Recent research shows elderly and very elderly individuals can successfully build muscle with proper exercise
Building muscle is for more than preparing for beach season or making a medium size t-shirt look like a smedium. Building muscle provides a foundation for strength. Strength is the amount of force we can generate at a given moment. There are varying degrees of strength. Recently, “Game of Thrones” star Hafthor Bjornsson – known as “The Mountain” – deadlifted 1104 pounds to set a world record. But strength does a lot more than demonstrating your ability to lift a barbell weighing as much as a polar bear off the ground.
Strength dictates our ability to stand up from a seated position, whether that be from the ground, an office chair, or a low toilet. We can easily take these tasks for granted, but many people struggle with the simple act of standing up without assistance. To improve our strength, we have one of two options.
How do we get stronger?
First, we can improve the efficiency of our nervous system through exercise. Strength represents how effectively we can use the muscle we have. Essentially, through repeated exercise at a challenging intensity, we improve the efficiency of the movement. This is why physical tasks gradually become easier the more you perform them. Not within a session – fatigue will ultimately win the battle and force us to stop – but across sessions. But the gains from efficiency are limited. The mountain didn’t perform a bunch of bodyweight squats to earn his nickname. The amount of muscle we have has a limit.
The second option to improve strength is by building muscle. A racecar driver can use strategy and skill to outmaneuver someone in a comparable car, but a Toyota Prius will never beat Ferrari (unless you cheat). At some point, you need a bigger engine. The same holds true for our bodies. Inactivity and age can quickly weaken our bodies. Like a GPA in school, it is much easier to lose muscle than to gain it, but through a consistent effort, it can be improved. According to recent research, it can be achieved regardless of age.
Age is just a number
As people age, strength becomes a greater concern as muscle tends to diminish. This makes functional activity, such as standing from a chair, more challenging. The common belief is that once someone qualifies for the senior citizen discount, their opportunity to build muscle is gone once and they are resigned to a future of walkers and wheelchairs. Turns out, this is not the case.
A recent systematic review – meaning a study that pulled the results from many studies on the same topic – examined the effects of resistance training on muscle size and strength in very elderly individuals (greater than 75 years old). The study found the very elderly can increase their muscle strength and size by participating in resistance training programs. These effects were observed with resistance training interventions that generally included low weekly training volumes and frequencies.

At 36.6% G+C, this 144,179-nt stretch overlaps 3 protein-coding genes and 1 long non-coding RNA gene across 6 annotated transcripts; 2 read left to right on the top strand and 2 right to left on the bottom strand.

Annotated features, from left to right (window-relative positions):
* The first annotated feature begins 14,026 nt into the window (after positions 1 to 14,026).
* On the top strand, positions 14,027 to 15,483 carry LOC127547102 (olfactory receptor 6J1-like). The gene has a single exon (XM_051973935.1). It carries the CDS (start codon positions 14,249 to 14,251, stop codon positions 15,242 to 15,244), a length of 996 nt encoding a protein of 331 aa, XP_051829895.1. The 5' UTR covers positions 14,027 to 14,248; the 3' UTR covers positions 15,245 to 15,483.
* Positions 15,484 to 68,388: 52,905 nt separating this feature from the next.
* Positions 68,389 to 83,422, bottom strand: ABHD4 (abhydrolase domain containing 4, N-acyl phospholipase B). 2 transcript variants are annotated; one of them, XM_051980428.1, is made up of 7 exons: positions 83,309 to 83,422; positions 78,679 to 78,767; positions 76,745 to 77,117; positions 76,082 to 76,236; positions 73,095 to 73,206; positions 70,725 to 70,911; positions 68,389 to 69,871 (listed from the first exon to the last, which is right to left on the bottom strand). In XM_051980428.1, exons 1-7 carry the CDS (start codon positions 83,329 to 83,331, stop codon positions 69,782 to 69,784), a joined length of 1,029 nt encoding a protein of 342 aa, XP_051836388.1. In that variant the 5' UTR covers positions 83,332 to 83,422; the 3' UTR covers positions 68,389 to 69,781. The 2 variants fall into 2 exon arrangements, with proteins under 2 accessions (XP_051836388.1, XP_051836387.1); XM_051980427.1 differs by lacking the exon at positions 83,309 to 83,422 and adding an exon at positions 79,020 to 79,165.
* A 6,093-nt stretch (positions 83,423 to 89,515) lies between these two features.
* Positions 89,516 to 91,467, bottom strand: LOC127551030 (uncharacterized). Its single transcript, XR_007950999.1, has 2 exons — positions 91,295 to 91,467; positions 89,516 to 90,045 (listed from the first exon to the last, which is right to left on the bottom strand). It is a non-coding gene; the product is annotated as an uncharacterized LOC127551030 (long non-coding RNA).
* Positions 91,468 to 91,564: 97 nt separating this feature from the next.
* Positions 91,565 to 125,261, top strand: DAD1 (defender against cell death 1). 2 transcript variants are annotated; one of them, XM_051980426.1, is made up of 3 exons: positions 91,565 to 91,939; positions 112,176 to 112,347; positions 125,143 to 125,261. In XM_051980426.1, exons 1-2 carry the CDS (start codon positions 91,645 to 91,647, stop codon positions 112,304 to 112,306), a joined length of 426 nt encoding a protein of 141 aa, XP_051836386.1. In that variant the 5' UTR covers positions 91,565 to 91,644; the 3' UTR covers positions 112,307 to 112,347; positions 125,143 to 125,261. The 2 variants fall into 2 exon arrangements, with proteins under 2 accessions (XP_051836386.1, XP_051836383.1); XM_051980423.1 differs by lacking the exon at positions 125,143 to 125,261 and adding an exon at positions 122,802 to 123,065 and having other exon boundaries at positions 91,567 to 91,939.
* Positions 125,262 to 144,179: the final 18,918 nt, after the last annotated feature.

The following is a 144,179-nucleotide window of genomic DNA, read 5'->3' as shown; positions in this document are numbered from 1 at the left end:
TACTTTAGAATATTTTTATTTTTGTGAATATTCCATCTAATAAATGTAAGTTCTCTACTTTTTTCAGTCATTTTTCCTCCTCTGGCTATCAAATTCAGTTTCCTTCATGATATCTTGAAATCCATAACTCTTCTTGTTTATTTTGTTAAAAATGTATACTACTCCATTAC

For strength, the exercise programs lasted from 8 to 18 weeks with a training frequency of 1 to 3 days per week. For hypertrophy (a fancy term for building muscle), the interventions lasted 10 to 18 weeks, with a training frequency of 2–3 days per week. When looking exclusively at the oldest subgroup of participants (80 + years of age), there was a significant effect of resistance training on muscle strength as well. To quell any concerns on safety, there were minimal reports of adverse events associated with the training programs.
Physical therapists can help you build muscle and improve functional capacity
This study helps us understand the potential for improvement following exercise in elderly individuals. Whether someone is exercising for general health, beach season, or part of a physical therapy program, age will not prevent them from building muscle. This is important in the field of rehabilitation as physical therapists are often helping patients build muscle to improve function.
If you have been holding off on exercise believing it is a waste of time, I encourage you to give it a chance. If you are unsure where to begin or have concerns about safety, reach out to one of our physical therapists. Whether it is locally or over a telehealth visit, we are happy to help you develop a program. Age is not a barrier to building muscle and strength.
ABOUT THE AUTHOR
Zach Walston, PT, DPT, OCS serves as the National Director of Quality and Research at PT Solutions. Zach grew up in Northern Virginia and earned his Bachelor of Science in Human Nutrition, Foods, and Exercise at Virginia Polytechnic Institute and State University. He then received his Doctorate of Physical Therapy from Emory University before graduating from the PT Solutions’ Orthopaedic Residency Program in 2015. Zach now serves as the Residency Program Coordinator and the director of the practice’s Clinical Mentorship Program providing training for over 100 physical therapists a year.
Zach has numerous research publications in peer-reviewed rehabilitation and medical journals. He has developed and taught weekend continuing education courses in the areas of plan of care development, exercise prescription, pain science, and nutrition. He has presented research at numerous national conferences including APTA CSM, APTA NEXT, and the ACRM annual conference.
Zach is an active member of the Orthopedic and Research sections of the American Physical Therapy Association and the Physical Therapy Association of Georgia. He currently served on the APTA Science and Practice Affairs Committee and the PTAG Barney Poole Leadership Academy.
Zach currently lives in Marietta, GA with his wife, son, and two dogs. Connect with Zach on Twitter, LinkedIn, and his website.